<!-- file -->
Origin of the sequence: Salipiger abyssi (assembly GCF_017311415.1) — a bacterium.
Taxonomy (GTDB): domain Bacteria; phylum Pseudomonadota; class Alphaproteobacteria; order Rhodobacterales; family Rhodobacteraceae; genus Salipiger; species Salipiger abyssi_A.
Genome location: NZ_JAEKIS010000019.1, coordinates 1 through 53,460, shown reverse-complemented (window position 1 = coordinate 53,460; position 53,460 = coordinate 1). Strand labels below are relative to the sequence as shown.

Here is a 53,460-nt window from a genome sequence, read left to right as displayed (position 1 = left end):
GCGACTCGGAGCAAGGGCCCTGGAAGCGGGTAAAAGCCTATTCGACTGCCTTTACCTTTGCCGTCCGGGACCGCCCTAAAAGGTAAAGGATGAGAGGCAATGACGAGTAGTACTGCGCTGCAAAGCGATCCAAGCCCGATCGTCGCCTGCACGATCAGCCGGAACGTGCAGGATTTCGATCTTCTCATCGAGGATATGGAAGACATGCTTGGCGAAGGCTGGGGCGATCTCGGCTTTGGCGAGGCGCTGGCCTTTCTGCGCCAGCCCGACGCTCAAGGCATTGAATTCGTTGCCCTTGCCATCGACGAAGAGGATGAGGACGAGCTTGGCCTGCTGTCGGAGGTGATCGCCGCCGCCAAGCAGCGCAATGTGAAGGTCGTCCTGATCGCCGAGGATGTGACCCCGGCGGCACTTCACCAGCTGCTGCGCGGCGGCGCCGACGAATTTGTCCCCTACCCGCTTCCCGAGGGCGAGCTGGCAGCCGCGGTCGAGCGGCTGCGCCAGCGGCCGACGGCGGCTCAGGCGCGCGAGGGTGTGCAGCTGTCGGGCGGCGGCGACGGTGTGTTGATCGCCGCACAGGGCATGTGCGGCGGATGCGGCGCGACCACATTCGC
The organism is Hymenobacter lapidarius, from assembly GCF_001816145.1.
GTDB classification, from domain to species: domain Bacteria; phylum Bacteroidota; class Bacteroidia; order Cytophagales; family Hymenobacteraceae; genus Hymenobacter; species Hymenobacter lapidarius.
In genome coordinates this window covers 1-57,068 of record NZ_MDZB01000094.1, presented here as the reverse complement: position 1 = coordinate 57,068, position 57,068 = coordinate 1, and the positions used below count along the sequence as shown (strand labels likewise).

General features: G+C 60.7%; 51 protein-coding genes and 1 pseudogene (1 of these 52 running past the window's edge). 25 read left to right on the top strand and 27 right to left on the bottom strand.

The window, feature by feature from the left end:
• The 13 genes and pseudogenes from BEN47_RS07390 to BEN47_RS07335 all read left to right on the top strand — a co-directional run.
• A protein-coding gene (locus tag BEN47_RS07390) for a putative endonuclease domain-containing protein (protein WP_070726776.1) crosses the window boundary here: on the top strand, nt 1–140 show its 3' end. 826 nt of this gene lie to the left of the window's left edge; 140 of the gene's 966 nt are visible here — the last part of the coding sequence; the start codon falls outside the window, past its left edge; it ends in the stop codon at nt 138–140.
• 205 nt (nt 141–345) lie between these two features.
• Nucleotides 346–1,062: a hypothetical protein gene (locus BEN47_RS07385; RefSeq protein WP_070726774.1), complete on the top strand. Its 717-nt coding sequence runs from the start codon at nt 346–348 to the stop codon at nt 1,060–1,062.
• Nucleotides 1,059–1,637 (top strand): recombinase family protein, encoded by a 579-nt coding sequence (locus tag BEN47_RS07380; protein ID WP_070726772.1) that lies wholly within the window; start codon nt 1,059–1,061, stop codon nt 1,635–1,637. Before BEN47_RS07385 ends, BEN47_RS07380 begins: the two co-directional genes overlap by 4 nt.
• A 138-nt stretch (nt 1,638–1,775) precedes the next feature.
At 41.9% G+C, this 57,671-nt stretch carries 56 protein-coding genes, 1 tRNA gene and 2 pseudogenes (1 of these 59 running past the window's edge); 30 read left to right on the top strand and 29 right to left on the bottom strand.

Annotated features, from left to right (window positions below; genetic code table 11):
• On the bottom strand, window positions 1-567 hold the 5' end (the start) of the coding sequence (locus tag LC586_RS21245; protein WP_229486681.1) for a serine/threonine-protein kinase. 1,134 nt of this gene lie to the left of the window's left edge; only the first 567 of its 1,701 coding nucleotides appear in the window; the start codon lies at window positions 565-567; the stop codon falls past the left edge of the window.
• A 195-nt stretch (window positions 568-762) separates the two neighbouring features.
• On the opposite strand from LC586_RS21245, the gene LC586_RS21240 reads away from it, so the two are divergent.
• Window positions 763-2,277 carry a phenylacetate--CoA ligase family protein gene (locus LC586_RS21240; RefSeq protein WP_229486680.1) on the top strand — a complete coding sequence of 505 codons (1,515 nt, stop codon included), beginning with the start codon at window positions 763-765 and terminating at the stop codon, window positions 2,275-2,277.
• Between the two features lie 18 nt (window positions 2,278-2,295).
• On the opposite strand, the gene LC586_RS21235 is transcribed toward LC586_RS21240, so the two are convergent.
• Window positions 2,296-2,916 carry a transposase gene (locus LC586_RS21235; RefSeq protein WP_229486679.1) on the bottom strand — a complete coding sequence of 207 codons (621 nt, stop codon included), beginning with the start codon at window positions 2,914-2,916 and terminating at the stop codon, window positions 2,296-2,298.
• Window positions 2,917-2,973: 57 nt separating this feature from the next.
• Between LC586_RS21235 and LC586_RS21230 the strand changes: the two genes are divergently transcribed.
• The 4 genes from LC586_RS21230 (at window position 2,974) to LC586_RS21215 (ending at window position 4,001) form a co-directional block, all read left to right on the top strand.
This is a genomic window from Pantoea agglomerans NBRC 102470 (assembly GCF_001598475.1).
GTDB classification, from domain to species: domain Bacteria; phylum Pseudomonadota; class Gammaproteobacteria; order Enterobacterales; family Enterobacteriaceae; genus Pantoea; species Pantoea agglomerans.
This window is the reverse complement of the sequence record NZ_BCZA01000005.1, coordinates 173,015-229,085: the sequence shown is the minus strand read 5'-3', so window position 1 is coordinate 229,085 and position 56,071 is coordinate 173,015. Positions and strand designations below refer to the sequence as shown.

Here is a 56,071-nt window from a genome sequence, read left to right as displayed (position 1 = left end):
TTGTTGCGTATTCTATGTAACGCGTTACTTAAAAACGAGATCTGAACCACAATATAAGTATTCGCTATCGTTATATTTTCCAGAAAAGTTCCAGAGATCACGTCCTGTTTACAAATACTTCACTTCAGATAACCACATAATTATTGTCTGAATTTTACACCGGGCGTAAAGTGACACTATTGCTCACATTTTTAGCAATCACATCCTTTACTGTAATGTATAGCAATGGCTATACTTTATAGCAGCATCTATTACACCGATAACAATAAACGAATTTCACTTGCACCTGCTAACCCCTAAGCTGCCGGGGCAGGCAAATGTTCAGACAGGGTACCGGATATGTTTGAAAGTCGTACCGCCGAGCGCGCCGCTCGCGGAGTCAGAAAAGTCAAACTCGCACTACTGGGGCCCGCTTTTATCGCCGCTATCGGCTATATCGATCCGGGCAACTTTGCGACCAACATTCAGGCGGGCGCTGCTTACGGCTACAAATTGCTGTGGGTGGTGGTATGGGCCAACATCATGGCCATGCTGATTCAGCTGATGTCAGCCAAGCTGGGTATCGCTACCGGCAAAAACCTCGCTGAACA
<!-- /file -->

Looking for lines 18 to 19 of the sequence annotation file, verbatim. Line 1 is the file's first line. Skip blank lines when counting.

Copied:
Annotated features, from left to right (window positions below; genetic code table 11):
• On the bottom strand, window positions 1-567 hold the 5' end (the start) of the coding sequence (locus tag LC586_RS21245; protein WP_229486681.1) for a serine/threonine-protein kinase. 1,134 nt of this gene lie to the left of the window's left edge; only the first 567 of its 1,701 coding nucleotides appear in the window; the start codon lies at window positions 565-567; the stop codon falls past the left edge of the window.